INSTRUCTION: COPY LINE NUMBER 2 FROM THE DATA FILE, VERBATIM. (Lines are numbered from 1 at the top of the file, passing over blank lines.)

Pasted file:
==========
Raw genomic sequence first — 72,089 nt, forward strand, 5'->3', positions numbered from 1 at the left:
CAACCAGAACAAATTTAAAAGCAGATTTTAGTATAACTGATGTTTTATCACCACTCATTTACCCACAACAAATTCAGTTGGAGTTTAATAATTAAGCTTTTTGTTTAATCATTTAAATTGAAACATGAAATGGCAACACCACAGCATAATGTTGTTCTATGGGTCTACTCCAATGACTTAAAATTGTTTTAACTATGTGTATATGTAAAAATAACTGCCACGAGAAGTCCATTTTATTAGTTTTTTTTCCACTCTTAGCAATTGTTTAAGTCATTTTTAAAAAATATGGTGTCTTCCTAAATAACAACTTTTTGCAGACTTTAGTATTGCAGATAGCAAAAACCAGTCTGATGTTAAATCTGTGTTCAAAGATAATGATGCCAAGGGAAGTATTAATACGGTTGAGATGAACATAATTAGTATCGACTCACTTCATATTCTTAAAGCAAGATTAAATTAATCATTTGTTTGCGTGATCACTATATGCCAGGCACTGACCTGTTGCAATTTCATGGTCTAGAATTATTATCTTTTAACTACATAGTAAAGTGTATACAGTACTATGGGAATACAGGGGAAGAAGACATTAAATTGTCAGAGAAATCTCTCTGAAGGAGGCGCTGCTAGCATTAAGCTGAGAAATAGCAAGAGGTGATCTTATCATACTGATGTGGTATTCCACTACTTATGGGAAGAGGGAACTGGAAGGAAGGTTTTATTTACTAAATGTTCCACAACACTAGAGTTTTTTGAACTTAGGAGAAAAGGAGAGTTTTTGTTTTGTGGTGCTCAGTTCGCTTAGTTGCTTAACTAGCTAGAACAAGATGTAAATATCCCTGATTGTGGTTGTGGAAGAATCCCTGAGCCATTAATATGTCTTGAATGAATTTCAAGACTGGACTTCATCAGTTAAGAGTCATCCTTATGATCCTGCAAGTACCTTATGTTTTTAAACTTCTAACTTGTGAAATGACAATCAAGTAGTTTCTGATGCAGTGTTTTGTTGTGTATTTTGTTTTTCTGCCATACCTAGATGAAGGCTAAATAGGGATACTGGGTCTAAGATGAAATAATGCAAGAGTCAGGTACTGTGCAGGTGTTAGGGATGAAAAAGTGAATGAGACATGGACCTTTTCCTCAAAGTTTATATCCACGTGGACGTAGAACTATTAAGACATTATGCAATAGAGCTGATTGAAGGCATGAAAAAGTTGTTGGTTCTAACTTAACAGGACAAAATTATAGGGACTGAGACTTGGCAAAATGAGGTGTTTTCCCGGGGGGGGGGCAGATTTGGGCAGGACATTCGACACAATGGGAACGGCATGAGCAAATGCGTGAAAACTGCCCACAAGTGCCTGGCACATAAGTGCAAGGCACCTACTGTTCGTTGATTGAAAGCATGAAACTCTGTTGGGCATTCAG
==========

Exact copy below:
CAACCAGAACAAATTTAAAAGCAGATTTTAGTATAACTGATGTTTTATCACCACTCATTTACCCACAACAAATTCAGTTGGAGTTTAATAATTAAGCTTTTTGTTTAATCATTTAAATTGAAACATGAAATGGCAACACCACAGCATAATGTTGTTCTATGGGTCTACTCCAATGACTTAAAATTGTTTTAACTATGTGTATATGTAAAAATAACTGCCACGAGAAGTCCATTTTATTAGTTTTTTTTCCACTCTTAGCAATTGTTTAAGTCATTTTTAAAAAATATGGTGTCTTCCTAAATAACAACTTTTTGCAGACTTTAGTATTGCAGATAGCAAAAACCAGTCTGATGTTAAATCTGTGTTCAAAGATAATGATGCCAAGGGAAGTATTAATACGGTTGAGATGAACATAATTAGTATCGACTCACTTCATATTCTTAAAGCAAGATTAAATTAATCATTTGTTTGCGTGATCACTATATGCCAGGCACTGACCTGTTGCAATTTCATGGTCTAGAATTATTATCTTTTAACTACATAGTAAAGTGTATACAGTACTATGGGAATACAGGGGAAGAAGACATTAAATTGTCAGAGAAATCTCTCTGAAGGAGGCGCTGCTAGCATTAAGCTGAGAAATAGCAAGAGGTGATCTTATCATACTGATGTGGTATTCCACTACTTATGGGAAGAGGGAACTGGAAGGAAGGTTTTATTTACTAAATGTTCCACAACACTAGAGTTTTTTGAACTTAGGAGAAAAGGAGAGTTTTTGTTTTGTGGTGCTCAGTTCGCTTAGTTGCTTAACTAGCTAGAACAAGATGTAAATATCCCTGATTGTGGTTGTGGAAGAATCCCTGAGCCATTAATATGTCTTGAATGAATTTCAAGACTGGACTTCATCAGTTAAGAGTCATCCTTATGATCCTGCAAGTACCTTATGTTTTTAAACTTCTAACTTGTGAAATGACAATCAAGTAGTTTCTGATGCAGTGTTTTGTTGTGTATTTTGTTTTTCTGCCATACCTAGATGAAGGCTAAATAGGGATACTGGGTCTAAGATGAAATAATGCAAGAGTCAGGTACTGTGCAGGTGTTAGGGATGAAAAAGTGAATGAGACATGGACCTTTTCCTCAAAGTTTATATCCACGTGGACGTAGAACTATTAAGACATTATGCAATAGAGCTGATTGAAGGCATGAAAAAGTTGTTGGTTCTAACTTAACAGGACAAAATTATAGGGACTGAGACTTGGCAAAATGAGGTGTTTTCCCGGGGGGGGGGCAGATTTGGGCAGGACATTCGACACAATGGGAACGGCATGAGCAAATGCGTGAAAACTGCCCACAAGTGCCTGGCACATAAGTGCAAGGCACCTACTGTTCGTTGATTGAAAGCATGAAACTCTGTTGGGCATTCAG